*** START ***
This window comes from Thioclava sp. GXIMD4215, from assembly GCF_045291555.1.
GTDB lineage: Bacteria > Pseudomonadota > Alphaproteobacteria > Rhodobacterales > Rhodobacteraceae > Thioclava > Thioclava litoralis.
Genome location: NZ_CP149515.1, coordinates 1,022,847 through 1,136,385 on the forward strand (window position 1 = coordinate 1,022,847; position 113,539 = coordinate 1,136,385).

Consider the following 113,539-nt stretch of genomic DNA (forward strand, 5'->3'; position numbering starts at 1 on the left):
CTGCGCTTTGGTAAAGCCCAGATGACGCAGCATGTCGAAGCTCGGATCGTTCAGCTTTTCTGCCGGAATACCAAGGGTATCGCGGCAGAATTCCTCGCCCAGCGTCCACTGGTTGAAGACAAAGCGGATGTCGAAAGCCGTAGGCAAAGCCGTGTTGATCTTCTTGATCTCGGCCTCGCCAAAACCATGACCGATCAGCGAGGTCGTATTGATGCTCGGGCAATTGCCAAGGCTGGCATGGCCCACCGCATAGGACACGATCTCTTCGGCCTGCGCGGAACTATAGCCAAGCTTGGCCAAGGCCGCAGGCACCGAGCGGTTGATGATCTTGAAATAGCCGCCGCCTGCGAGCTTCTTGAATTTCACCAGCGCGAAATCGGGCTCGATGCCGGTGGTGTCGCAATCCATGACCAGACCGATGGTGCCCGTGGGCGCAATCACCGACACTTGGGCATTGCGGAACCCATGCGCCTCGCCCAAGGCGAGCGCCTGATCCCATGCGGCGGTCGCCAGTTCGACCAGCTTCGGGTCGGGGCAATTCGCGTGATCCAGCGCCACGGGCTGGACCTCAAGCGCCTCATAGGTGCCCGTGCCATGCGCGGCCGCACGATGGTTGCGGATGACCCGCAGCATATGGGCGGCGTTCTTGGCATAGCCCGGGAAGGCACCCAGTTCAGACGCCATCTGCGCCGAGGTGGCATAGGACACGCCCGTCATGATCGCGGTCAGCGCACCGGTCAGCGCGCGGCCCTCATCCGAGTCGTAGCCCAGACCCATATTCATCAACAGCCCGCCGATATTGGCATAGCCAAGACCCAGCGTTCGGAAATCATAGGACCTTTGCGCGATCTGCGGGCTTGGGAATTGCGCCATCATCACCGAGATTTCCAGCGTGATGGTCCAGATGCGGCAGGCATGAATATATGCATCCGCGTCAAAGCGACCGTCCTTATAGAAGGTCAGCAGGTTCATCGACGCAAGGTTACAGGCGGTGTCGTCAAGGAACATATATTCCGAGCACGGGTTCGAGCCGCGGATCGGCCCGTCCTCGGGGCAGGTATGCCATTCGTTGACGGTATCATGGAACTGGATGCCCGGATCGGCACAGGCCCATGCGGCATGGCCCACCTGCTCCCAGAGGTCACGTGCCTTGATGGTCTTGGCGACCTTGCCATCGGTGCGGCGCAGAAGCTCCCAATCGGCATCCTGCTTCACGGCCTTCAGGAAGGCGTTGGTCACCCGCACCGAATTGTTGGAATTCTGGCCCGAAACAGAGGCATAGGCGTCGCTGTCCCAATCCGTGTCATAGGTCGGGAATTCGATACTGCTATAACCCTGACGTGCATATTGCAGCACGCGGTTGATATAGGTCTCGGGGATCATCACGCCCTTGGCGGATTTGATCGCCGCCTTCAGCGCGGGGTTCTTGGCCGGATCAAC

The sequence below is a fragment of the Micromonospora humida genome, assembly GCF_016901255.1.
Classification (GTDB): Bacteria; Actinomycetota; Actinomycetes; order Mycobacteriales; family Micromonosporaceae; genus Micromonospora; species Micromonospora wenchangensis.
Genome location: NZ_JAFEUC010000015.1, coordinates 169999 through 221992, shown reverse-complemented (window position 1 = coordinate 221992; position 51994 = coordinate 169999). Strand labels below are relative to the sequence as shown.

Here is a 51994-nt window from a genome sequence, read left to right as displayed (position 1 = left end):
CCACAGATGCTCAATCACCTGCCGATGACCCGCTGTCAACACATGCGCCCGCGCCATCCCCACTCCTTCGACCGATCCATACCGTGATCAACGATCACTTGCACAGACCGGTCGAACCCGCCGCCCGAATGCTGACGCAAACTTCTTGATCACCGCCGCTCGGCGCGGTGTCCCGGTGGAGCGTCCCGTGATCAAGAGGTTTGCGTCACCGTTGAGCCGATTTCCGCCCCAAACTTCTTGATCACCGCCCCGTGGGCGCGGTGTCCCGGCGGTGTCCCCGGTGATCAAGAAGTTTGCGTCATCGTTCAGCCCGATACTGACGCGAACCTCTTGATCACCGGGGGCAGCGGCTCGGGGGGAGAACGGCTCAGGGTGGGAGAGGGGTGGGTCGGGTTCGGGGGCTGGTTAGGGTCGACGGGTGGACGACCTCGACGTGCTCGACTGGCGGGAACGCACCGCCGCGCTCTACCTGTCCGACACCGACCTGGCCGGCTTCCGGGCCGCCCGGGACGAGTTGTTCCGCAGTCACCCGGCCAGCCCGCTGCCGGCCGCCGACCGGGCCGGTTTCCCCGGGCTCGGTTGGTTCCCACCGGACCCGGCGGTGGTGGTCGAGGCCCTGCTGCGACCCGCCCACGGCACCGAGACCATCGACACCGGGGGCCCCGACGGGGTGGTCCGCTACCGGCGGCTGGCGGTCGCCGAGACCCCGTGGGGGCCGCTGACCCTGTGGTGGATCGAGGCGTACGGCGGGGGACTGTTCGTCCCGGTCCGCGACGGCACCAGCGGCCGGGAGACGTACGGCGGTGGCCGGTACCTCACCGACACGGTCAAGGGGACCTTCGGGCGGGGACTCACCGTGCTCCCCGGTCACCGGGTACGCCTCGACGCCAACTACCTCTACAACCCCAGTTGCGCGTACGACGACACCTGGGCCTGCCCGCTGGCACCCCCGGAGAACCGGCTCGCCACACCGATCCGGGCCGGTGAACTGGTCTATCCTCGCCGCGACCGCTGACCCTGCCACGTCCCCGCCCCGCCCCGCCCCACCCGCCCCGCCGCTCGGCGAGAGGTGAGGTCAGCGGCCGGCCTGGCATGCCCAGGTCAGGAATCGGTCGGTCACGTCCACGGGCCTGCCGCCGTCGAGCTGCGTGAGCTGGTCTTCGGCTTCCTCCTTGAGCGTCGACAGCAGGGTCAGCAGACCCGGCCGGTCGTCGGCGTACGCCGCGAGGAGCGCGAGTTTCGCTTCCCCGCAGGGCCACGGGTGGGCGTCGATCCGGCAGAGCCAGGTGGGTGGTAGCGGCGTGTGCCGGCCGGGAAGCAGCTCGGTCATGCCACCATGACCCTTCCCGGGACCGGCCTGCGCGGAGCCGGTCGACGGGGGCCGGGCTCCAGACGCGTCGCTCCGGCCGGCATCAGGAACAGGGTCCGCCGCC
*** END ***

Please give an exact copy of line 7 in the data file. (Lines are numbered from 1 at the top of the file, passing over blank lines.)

Classification (GTDB): Bacteria; Actinomycetota; Actinomycetes; order Mycobacteriales; family Micromonosporaceae; genus Micromonospora; species Micromonospora wenchangensis.